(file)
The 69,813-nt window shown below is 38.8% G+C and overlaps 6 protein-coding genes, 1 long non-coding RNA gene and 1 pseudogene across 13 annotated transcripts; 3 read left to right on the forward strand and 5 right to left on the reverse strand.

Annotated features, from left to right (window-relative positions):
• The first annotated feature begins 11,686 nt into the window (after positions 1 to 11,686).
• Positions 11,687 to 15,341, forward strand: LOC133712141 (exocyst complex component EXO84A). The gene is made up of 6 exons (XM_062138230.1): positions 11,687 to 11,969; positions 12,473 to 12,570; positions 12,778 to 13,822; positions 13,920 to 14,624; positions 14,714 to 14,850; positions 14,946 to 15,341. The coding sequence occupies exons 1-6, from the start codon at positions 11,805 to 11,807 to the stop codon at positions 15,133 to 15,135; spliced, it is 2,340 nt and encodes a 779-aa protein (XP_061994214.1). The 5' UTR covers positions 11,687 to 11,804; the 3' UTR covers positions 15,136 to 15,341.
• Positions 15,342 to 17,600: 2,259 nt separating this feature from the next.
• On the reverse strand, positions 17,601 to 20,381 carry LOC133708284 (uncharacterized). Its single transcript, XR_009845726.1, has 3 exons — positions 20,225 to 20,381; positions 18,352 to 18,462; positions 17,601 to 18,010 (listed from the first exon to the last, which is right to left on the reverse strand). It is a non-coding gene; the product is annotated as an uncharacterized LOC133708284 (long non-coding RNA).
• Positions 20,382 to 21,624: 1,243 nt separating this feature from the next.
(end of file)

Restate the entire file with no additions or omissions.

The 69,813-nt window shown below is 38.8% G+C and overlaps 6 protein-coding genes, 1 long non-coding RNA gene and 1 pseudogene across 13 annotated transcripts; 3 read left to right on the forward strand and 5 right to left on the reverse strand.

Annotated features, from left to right (window-relative positions):
• The first annotated feature begins 11,686 nt into the window (after positions 1 to 11,686).
• Positions 11,687 to 15,341, forward strand: LOC133712141 (exocyst complex component EXO84A). The gene is made up of 6 exons (XM_062138230.1): positions 11,687 to 11,969; positions 12,473 to 12,570; positions 12,778 to 13,822; positions 13,920 to 14,624; positions 14,714 to 14,850; positions 14,946 to 15,341. The coding sequence occupies exons 1-6, from the start codon at positions 11,805 to 11,807 to the stop codon at positions 15,133 to 15,135; spliced, it is 2,340 nt and encodes a 779-aa protein (XP_061994214.1). The 5' UTR covers positions 11,687 to 11,804; the 3' UTR covers positions 15,136 to 15,341.
• Positions 15,342 to 17,600: 2,259 nt separating this feature from the next.
• On the reverse strand, positions 17,601 to 20,381 carry LOC133708284 (uncharacterized). Its single transcript, XR_009845726.1, has 3 exons — positions 20,225 to 20,381; positions 18,352 to 18,462; positions 17,601 to 18,010 (listed from the first exon to the last, which is right to left on the reverse strand). It is a non-coding gene; the product is annotated as an uncharacterized LOC133708284 (long non-coding RNA).
• Positions 20,382 to 21,624: 1,243 nt separating this feature from the next.